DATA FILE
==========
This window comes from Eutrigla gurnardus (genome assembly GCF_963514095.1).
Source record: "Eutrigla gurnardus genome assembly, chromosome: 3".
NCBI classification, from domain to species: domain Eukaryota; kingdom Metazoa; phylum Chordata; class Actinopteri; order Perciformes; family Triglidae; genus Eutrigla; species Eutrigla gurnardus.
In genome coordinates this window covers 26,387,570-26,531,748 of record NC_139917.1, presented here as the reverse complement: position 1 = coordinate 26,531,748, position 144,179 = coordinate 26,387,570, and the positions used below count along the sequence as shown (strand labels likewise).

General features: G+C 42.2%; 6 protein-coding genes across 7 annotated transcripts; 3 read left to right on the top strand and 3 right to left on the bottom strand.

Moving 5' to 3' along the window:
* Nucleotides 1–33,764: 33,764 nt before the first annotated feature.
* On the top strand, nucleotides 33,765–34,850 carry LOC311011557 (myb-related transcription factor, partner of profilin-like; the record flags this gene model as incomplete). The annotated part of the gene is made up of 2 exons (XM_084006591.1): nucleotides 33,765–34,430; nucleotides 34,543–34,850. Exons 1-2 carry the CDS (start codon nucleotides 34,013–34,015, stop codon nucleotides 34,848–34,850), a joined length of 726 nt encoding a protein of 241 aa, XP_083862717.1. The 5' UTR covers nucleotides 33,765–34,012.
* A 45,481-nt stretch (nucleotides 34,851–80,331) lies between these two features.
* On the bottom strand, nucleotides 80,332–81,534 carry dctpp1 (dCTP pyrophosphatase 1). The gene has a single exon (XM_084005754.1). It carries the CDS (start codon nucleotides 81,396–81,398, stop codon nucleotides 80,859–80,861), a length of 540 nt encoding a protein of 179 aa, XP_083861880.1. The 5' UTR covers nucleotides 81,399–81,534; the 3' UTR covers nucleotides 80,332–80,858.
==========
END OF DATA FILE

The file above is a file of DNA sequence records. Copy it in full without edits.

This window comes from Eutrigla gurnardus (genome assembly GCF_963514095.1).
Source record: "Eutrigla gurnardus genome assembly, chromosome: 3".
NCBI classification, from domain to species: domain Eukaryota; kingdom Metazoa; phylum Chordata; class Actinopteri; order Perciformes; family Triglidae; genus Eutrigla; species Eutrigla gurnardus.
In genome coordinates this window covers 26,387,570-26,531,748 of record NC_139917.1, presented here as the reverse complement: position 1 = coordinate 26,531,748, position 144,179 = coordinate 26,387,570, and the positions used below count along the sequence as shown (strand labels likewise).

General features: G+C 42.2%; 6 protein-coding genes across 7 annotated transcripts; 3 read left to right on the top strand and 3 right to left on the bottom strand.

Moving 5' to 3' along the window:
* Nucleotides 1–33,764: 33,764 nt before the first annotated feature.
* On the top strand, nucleotides 33,765–34,850 carry LOC311011557 (myb-related transcription factor, partner of profilin-like; the record flags this gene model as incomplete). The annotated part of the gene is made up of 2 exons (XM_084006591.1): nucleotides 33,765–34,430; nucleotides 34,543–34,850. Exons 1-2 carry the CDS (start codon nucleotides 34,013–34,015, stop codon nucleotides 34,848–34,850), a joined length of 726 nt encoding a protein of 241 aa, XP_083862717.1. The 5' UTR covers nucleotides 33,765–34,012.
* A 45,481-nt stretch (nucleotides 34,851–80,331) lies between these two features.
* On the bottom strand, nucleotides 80,332–81,534 carry dctpp1 (dCTP pyrophosphatase 1). The gene has a single exon (XM_084005754.1). It carries the CDS (start codon nucleotides 81,396–81,398, stop codon nucleotides 80,859–80,861), a length of 540 nt encoding a protein of 179 aa, XP_083861880.1. The 5' UTR covers nucleotides 81,399–81,534; the 3' UTR covers nucleotides 80,332–80,858.